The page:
In Death of a Salesman, why does Biff's effort to tell Willy about meeting Oliver trigger Willy's memories of Biff's failing math?

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Susan Hurn eNotes educator| Certified Educator

Throughout his life, Willy has enabled Biff, never holding him accountable for his actions and never taking responsibility as a parent for his son's character development. When Willy demands to know how Biff's meeting went with Bill Oliver, he wants to hear only what he wants to hear--that Biff has been successful. He pushes Biff, giving him little chance to speak. When  Biff becomes frustrated and angry because his father isn't listening to what he needs to say, Willy becomes accusatory. Once again he is faced with Biff's failure, and it is a reality he can't stand to face.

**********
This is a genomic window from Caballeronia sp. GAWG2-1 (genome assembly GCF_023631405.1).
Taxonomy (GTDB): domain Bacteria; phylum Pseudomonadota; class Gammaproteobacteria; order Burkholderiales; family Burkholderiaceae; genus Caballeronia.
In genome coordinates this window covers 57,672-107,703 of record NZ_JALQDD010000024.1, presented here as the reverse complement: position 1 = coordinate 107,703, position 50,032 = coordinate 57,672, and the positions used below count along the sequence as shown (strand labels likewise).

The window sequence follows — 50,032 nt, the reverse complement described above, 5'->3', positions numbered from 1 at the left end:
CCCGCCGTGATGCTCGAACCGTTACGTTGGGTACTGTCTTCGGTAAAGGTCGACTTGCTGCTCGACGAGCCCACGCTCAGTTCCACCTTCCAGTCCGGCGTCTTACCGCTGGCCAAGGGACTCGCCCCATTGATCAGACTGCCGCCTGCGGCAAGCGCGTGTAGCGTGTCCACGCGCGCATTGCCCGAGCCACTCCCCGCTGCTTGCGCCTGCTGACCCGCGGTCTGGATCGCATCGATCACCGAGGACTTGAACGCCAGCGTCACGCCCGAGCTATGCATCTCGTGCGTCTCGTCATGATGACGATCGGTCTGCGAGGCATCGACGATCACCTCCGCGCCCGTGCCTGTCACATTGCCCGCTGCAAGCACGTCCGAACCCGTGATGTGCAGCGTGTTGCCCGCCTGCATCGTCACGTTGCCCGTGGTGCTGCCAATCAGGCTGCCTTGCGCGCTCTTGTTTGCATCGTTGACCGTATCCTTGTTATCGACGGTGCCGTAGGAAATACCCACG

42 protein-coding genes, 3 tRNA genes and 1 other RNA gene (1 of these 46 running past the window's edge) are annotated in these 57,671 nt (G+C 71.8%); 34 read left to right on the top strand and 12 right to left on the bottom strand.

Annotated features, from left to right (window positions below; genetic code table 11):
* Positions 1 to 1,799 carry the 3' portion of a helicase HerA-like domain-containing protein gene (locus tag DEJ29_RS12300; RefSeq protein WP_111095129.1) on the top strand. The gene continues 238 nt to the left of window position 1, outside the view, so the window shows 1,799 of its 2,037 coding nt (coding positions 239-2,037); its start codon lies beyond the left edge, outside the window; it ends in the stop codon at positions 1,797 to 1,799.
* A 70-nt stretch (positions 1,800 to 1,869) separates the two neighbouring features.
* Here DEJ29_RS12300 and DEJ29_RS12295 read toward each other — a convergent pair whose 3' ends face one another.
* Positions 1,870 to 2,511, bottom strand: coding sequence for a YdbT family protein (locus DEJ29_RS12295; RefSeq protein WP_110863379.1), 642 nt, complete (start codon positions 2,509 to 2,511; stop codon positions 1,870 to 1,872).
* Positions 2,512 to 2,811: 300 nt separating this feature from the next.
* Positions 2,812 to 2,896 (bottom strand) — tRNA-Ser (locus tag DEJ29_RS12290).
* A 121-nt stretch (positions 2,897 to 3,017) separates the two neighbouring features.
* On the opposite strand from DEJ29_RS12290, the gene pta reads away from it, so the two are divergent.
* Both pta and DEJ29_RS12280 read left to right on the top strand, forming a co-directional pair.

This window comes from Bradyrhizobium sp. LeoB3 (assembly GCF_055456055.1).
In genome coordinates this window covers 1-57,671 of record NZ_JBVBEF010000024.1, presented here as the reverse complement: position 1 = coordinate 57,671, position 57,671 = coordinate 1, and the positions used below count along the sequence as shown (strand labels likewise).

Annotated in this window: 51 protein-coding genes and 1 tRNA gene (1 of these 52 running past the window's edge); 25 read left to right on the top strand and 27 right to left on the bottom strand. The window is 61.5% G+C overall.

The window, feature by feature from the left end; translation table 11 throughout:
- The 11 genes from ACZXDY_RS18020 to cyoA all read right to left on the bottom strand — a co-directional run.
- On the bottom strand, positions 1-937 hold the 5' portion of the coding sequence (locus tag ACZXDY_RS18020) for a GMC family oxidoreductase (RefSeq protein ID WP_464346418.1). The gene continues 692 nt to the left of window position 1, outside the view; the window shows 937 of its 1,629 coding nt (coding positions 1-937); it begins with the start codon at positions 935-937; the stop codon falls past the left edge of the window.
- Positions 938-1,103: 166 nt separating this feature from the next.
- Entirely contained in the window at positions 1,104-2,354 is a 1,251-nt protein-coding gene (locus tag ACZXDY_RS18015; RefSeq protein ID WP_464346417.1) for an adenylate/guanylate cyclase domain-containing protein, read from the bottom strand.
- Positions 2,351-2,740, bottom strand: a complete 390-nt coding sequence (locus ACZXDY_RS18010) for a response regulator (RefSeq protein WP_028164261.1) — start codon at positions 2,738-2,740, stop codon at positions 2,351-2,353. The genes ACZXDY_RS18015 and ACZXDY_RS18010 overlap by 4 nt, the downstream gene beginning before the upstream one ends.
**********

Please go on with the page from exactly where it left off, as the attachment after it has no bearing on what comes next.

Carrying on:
This throws him back into the memory of another instance of Biff's failing. Willy relives the day Young Bernard brings the news to Linda that Biff has failed math, will not graduate, and will not be going to college. When Willy returns to the present, he tells Biff, "Don't blame everything on me! I didn't flunk math--you did!" Willy refuses to accept responsibility for his son's lack of success in life, but there is another responsibility he avoids. If Biff had not failed math, he would not have gone to Boston to find Willy in the hotel room with another woman. Willy was prepared to save Biff's grade just before the woman was discovered in the room, breaking his son's heart. The grade was not saved. Biff was lost to Willy.

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Death of a Salesman

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